A freewheeler’s guide to the Chilterns
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When my wife and I got engaged we decided that we were going to try to grow vegetables and have chickens. By pure luck we ended up in Buckinghamshire, in Medmenham – a place whose name we couldn’t even pronounce – and we’ve been here for 18 years. We rented a cottage up in the woods before we bought our home on the river; we went from living like Badger in The Wind in the Willows to being like Ratty. There’s a lovely beach with gentle sand into the river, and my three daughters learned to swim in the Thames. At the top of the hill in Medmenham there’s an old 17th-century hunting lodge – in those days it was a half-day’s journey from London and it was on the trail to Bristol and Oxford.
The Chilterns are a great area for cycling. With my daughters I’ll ride away from the river along the top of the hills to Hambleden. People like to pedal as fast as they can up and down the main roads but you really want to get off those and into the Chilterns, where it’s single-track roads and there’s so much wildlife. It’s amazing how well-preserved the countryside is.
From Medmenham we have Henley on one side and Marlow on the other – Henley tends to be more old-school and Marlow more trendy. At the former, you definitely want to rent a boat from Hobbs of Henley and go chugging down the Thames. To do something really wild, go to Wargrave, pick up a canoe or a paddle board and paddle down to Henley. Have lunch there at The Angel on the Bridge pub, right on the river, and then keep on going all the way down to Marlow. If you’re really clever you’ll find a secret backwater route to return you to Wargrave – I won’t reveal where it is because you’ve got to discover it for yourself.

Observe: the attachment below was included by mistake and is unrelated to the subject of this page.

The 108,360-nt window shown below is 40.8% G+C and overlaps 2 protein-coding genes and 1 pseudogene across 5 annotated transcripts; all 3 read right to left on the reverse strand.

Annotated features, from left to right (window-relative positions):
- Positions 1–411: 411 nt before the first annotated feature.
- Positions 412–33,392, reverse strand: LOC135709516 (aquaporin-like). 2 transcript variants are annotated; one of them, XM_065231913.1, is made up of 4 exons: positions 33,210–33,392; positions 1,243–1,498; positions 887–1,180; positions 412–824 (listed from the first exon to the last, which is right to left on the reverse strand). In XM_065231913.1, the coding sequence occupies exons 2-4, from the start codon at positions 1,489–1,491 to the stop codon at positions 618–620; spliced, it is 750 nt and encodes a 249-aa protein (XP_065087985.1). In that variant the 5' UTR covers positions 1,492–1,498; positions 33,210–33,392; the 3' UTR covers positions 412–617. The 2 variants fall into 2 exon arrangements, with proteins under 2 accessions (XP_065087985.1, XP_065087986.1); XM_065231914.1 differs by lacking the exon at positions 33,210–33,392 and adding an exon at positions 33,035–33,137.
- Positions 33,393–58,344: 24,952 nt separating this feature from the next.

It’s 45 minutes from London by rail, but if you need to stay in Henley, stay at the Hotel du Vin, which is solid as a rock. In Marlow, it sounds really naff but you should stay at the Premier Inn; it’s a lovely old inn that used to be a proper pub. Then you can spoil yourself with dinner at the Compleat Angler for fine dining on the river, or at Malik’s for a Heston Blumenthal-approved curry. There’s a lot of excitement about Tom Kerridge in Marlow, where he has his Hand & Flowers gastropub, but I would go to his other outfit, The Coach, which is bloody good, for small plates from head chef Sarah Hayward. If I’m in trouble with Mrs B-A, it’s a bottle of wine and The Coach. You can’t book so on a Tuesday night you just turn up, you might wait 10 minutes and then you get a table. Or there’s our local, The Dog & Badger in Medmenham, which is more than 600 years old and does food and rooms. For something a bit quirky, you can go up behind Henley to the Nettlebed Creamery. The Cheese Shed there is a massive barn where you sit on bales of hay. The ice cream is off the charts and the cakes are amazing.
This summer we had all the festivals and regattas again. For me, Henley Festival is the best: this year we had Craig David one night and Tom Jones the next. I don’t think I’m the only person to go to the Regatta who isn’t that interested in rowing – the afterparty seems to be bigger than the regatta itself. It’s like Venice with sailing boats, rowing boats, twinkling lights, everyone with bottles of wine – and occasionally an enormous motorised rubber duck. When autumn sets in, Kenton Theatre in Henley is an independent gem. It’s one of the oldest working theatres in the country, with only about 250 seats, and it does fantastic tiny performances. For something really special, my friend Mark flies the Virgin hot-air balloons out of Henley. He’s a sensational pilot but the fun is that you don’t really know where you’re going to end up. Mark is a great entertainer who knows every single field.
People often think they need to go miles away to have an amazing experience. But here you can stick two Bromptons on a train or in the back of the car and make a weekend of it. You’ll come back feeling like you’ve been away for a week.
The Brompton: Engineering For Change by Will Butler-Adams and Dan Davies is published by Profile Books at £22